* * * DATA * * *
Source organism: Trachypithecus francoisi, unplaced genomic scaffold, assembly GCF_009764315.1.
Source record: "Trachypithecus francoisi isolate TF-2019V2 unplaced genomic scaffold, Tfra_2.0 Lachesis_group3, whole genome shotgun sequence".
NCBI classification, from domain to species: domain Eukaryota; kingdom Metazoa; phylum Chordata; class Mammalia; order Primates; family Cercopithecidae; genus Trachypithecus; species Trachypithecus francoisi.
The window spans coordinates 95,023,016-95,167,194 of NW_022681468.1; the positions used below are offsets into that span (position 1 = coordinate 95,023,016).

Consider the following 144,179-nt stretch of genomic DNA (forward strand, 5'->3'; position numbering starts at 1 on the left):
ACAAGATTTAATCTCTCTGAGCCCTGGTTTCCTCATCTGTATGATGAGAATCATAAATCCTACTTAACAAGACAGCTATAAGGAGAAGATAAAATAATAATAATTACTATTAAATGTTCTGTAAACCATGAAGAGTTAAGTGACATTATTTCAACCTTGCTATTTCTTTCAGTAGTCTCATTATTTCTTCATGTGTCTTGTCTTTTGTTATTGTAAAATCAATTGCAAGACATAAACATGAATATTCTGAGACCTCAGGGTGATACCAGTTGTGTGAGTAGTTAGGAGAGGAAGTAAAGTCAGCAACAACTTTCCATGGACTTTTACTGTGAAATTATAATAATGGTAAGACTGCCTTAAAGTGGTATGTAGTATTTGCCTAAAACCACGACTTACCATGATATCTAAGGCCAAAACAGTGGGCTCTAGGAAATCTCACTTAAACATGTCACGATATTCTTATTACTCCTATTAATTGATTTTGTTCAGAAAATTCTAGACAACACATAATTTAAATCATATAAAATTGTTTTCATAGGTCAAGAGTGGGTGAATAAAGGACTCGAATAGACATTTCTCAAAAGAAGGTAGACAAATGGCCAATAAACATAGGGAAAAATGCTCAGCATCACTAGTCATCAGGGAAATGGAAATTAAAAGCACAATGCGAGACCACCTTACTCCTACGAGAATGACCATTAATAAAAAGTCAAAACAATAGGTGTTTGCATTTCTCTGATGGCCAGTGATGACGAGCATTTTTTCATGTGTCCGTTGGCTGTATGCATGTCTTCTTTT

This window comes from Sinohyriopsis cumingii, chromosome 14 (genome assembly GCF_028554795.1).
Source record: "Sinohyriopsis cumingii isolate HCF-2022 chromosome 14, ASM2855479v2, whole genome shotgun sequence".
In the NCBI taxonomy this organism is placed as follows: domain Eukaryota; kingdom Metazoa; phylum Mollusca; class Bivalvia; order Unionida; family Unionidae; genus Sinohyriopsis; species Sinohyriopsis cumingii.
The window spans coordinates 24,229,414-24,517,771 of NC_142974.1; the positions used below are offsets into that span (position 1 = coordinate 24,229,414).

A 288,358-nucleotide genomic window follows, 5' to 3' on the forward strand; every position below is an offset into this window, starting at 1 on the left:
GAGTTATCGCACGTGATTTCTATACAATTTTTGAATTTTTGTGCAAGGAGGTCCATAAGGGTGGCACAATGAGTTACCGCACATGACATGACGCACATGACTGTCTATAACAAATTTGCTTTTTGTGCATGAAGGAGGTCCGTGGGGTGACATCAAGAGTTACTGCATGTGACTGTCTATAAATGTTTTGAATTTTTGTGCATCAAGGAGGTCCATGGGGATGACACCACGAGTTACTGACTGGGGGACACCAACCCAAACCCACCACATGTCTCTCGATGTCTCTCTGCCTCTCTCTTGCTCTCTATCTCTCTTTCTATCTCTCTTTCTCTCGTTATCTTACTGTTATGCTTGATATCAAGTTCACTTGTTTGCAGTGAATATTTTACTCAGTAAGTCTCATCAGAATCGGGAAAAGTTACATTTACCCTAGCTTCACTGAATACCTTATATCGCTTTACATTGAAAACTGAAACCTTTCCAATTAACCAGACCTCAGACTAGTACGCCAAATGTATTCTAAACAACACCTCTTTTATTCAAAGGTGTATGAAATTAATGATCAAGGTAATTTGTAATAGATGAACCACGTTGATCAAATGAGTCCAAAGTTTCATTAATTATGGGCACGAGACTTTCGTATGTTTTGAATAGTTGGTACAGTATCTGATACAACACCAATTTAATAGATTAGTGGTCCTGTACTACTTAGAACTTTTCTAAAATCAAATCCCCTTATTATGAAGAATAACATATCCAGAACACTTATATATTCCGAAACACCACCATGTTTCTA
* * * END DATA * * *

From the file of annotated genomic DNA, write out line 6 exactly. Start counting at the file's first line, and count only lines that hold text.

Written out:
ACAAGATTTAATCTCTCTGAGCCCTGGTTTCCTCATCTGTATGATGAGAATCATAAATCCTACTTAACAAGACAGCTATAAGGAGAAGATAAAATAATAATAATTACTATTAAATGTTCTGTAAACCATGAAGAGTTAAGTGACATTATTTCAACCTTGCTATTTCTTTCAGTAGTCTCATTATTTCTTCATGTGTCTTGTCTTTTGTTATTGTAAAATCAATTGCAAGACATAAACATGAATATTCTGAGACCTCAGGGTGATACCAGTTGTGTGAGTAGTTAGGAGAGGAAGTAAAGTCAGCAACAACTTTCCATGGACTTTTACTGTGAAATTATAATAATGGTAAGACTGCCTTAAAGTGGTATGTAGTATTTGCCTAAAACCACGACTTACCATGATATCTAAGGCCAAAACAGTGGGCTCTAGGAAATCTCACTTAAACATGTCACGATATTCTTATTACTCCTATTAATTGATTTTGTTCAGAAAATTCTAGACAACACATAATTTAAATCATATAAAATTGTTTTCATAGGTCAAGAGTGGGTGAATAAAGGACTCGAATAGACATTTCTCAAAAGAAGGTAGACAAATGGCCAATAAACATAGGGAAAAATGCTCAGCATCACTAGTCATCAGGGAAATGGAAATTAAAAGCACAATGCGAGACCACCTTACTCCTACGAGAATGACCATTAATAAAAAGTCAAAACAATAGGTGTTTGCATTTCTCTGATGGCCAGTGATGACGAGCATTTTTTCATGTGTCCGTTGGCTGTATGCATGTCTTCTTTT